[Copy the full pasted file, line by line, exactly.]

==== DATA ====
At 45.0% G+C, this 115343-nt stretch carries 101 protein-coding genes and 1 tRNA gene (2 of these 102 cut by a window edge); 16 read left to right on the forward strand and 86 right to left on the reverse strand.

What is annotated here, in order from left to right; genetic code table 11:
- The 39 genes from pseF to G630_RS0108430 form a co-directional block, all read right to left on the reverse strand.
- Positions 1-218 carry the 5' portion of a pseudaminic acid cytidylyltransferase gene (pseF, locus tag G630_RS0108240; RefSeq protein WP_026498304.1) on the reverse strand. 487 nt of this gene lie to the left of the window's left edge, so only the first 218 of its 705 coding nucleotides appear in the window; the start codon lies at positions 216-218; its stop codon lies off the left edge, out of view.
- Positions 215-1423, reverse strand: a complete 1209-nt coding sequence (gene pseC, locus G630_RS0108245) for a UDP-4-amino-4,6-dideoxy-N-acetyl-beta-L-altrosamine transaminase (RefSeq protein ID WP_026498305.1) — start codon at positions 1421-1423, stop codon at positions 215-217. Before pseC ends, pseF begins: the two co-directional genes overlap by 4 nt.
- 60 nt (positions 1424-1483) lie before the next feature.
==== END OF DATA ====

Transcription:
At 45.0% G+C, this 115343-nt stretch carries 101 protein-coding genes and 1 tRNA gene (2 of these 102 cut by a window edge); 16 read left to right on the forward strand and 86 right to left on the reverse strand.

What is annotated here, in order from left to right; genetic code table 11:
- The 39 genes from pseF to G630_RS0108430 form a co-directional block, all read right to left on the reverse strand.
- Positions 1-218 carry the 5' portion of a pseudaminic acid cytidylyltransferase gene (pseF, locus tag G630_RS0108240; RefSeq protein WP_026498304.1) on the reverse strand. 487 nt of this gene lie to the left of the window's left edge, so only the first 218 of its 705 coding nucleotides appear in the window; the start codon lies at positions 216-218; its stop codon lies off the left edge, out of view.
- Positions 215-1423, reverse strand: a complete 1209-nt coding sequence (gene pseC, locus G630_RS0108245) for a UDP-4-amino-4,6-dideoxy-N-acetyl-beta-L-altrosamine transaminase (RefSeq protein ID WP_026498305.1) — start codon at positions 1421-1423, stop codon at positions 215-217. Before pseC ends, pseF begins: the two co-directional genes overlap by 4 nt.
- 60 nt (positions 1424-1483) lie before the next feature.